October 20, 2014

Commentary | March 8, 2012
Dismissed on ambiguous charges
Why the dismissal of Solin Hall floor fellows hurts free speech on campus

Last Wednesday, Francis (Danji) Buck-Moore and Drew Childerhose were dismissed from their positions as floor fellows at Solin Hall as a consequence of their involvement in the sixth floor occupation of the James Administration building in February. The Daily believes that the political actions these students take outside of their roles as floor fellows should not be grounds for termination, as they have no bearing on their abilities to perform their jobs.

A petition signed by 61 floor fellows, MORE fellows, and Dons, was submitted to Michael Porritt, the executive director of McGill Residences and Student Housing, opposing the two floor fellows’ termination. There was also a petition signed by professors and students (Full disclosure: members of the Daily’s editorial board signed the aforementioned petition.) It is clear that neither the community they serve nor their colleagues believe that their participation in student protests warrants their dismissal. Porritt’s decision seems even more unreasonable considering Buck-Moore and Childerhose’s terminations will only harm the students on their floors – students in whose best interests Porritt is ostensibly supposed to act. Dismissing the floor fellows they have come to trust, in the stressful period leading up to exams, is not beneficial for these students’ welfare.

The specific details of Buck-Moore and Childerhose’s dismissal have not been released. The floor fellows were told that they were fired due to their involvement in #6party. Buck-Moore and Childerhose’s contracts had no termination clause, though guidelines in the job description state that floor fellows, MORE fellows, and dons must be “positive role model[s].” However, absence of specific language defining positive behaviour means the administration’s interpretation of what constitutes a “good role model” is alarmingly discretionary. In the opinion of the McGill floor fellows who signed the petition, Buck-Moore and Childerhose’s “participation in the non-violent occupation of the 6th floor…[is] a testament to their dedication to their university community and engagement in student life.” Given that the residence community expressed support for the dismissed fellows, it is clear that Porritt’s consultation was just an empty gesture.

Dismissing Buck-Moore and Childerhose for neglecting their duties for the five days they were absent during the occupation, if that is the specific reason for their dismissal, is not a reasonable or proportional response – particularly in light of their overall performance and track record, which was attested to by at least 61 of their coworkers. If they are being fired for not being available to their students, it seems counter-intuitive to deprive the Solin students of their presence for the next two months. If the reason for Buck-Moore and Childerhose’s termination isn’t that they failed in their floor fellow responsibilities, the alternative explanation seems to be that they are being dismissed for participating in the political protest itself.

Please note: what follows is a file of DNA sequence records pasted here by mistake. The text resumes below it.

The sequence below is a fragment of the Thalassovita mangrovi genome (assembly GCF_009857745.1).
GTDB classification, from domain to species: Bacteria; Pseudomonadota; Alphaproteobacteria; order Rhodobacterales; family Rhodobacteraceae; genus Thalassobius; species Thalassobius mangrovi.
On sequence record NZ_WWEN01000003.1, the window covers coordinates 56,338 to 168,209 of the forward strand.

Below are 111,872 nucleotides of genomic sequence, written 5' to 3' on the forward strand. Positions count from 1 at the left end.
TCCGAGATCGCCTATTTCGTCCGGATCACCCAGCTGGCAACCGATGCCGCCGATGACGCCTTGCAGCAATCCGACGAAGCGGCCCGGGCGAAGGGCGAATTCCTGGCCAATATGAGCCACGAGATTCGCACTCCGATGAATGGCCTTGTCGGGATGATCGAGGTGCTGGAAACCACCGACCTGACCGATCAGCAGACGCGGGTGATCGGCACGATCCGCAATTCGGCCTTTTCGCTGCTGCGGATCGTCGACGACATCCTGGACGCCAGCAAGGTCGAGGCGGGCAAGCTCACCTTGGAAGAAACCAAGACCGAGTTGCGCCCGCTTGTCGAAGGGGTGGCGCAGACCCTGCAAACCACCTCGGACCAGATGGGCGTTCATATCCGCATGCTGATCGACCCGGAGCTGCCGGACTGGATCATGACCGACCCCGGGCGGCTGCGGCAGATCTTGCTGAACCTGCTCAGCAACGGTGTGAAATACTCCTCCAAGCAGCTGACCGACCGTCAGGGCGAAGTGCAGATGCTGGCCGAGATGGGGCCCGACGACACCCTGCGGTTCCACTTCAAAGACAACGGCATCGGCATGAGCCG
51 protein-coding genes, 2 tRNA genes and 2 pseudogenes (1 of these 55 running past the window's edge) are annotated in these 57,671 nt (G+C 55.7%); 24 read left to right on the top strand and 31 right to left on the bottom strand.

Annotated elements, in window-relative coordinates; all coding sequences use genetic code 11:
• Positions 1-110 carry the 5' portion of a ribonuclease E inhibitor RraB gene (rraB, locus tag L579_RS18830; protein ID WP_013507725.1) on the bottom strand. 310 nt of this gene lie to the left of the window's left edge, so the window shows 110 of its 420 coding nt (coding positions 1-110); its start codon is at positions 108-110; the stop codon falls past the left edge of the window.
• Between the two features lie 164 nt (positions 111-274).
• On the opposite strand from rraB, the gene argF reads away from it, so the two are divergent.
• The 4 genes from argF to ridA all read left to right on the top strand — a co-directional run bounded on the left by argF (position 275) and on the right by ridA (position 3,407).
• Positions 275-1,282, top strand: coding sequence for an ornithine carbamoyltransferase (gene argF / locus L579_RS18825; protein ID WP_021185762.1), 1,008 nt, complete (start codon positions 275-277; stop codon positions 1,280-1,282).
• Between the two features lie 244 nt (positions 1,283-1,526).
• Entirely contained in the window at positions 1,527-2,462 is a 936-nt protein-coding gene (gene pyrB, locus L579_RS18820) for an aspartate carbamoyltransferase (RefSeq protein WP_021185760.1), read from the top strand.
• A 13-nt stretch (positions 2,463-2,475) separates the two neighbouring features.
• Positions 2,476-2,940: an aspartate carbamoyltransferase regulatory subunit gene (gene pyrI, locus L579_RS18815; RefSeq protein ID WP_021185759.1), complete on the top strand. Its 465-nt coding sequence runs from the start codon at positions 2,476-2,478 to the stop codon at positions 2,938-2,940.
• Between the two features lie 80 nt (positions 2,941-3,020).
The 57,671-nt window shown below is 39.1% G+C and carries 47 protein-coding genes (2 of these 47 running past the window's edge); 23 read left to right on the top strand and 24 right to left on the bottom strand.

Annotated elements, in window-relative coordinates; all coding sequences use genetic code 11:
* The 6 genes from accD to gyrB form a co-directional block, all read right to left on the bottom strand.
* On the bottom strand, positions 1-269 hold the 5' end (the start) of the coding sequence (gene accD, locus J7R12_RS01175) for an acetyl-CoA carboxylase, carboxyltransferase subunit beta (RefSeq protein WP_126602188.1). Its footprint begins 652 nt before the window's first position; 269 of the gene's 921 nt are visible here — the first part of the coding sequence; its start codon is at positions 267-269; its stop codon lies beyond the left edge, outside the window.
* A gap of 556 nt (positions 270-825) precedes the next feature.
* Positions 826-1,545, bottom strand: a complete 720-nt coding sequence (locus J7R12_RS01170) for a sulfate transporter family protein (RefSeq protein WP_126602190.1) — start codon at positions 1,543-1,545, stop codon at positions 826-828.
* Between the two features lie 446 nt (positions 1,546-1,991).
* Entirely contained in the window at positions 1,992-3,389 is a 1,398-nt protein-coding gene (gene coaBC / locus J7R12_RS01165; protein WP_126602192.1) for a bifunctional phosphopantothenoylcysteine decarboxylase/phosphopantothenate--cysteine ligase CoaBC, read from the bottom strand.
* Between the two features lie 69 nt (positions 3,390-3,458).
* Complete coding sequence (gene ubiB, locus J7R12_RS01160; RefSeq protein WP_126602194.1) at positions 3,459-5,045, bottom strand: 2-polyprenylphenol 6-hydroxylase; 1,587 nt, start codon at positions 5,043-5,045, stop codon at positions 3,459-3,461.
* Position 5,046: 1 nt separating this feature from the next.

The fact that student employees can be dismissed for arbitrary reasons at the discretion of the administration is worrying. Any employee, no matter how they may be remunerated, should be provided with clear and unambiguous grounds for firing. It appears to us that in this situation McGill may have taken advantage of ambiguous wording in the floor fellow contract and opaquely interpreted a “positive role model” to mean someone who toes the administration’s line. In an equitable work situation, one cannot be fired for political opinions or actions, yet it seems that is exactly what happened to Buck-Moore and Childerhose.

McGill needs to lay out clear-cut and specific language when it comes to its dealings with students and staff. As it stands, McGill’s modus operandi is one where its vague guidelines and loose regard for student opinion allow the administration to act as both judge and juror. This situation is part of a larger trend where the administration regularly takes unilateral action with a complete disregard for public opinion – the ultimate result being an environment of fear on campus that stifles dissenting student voices.

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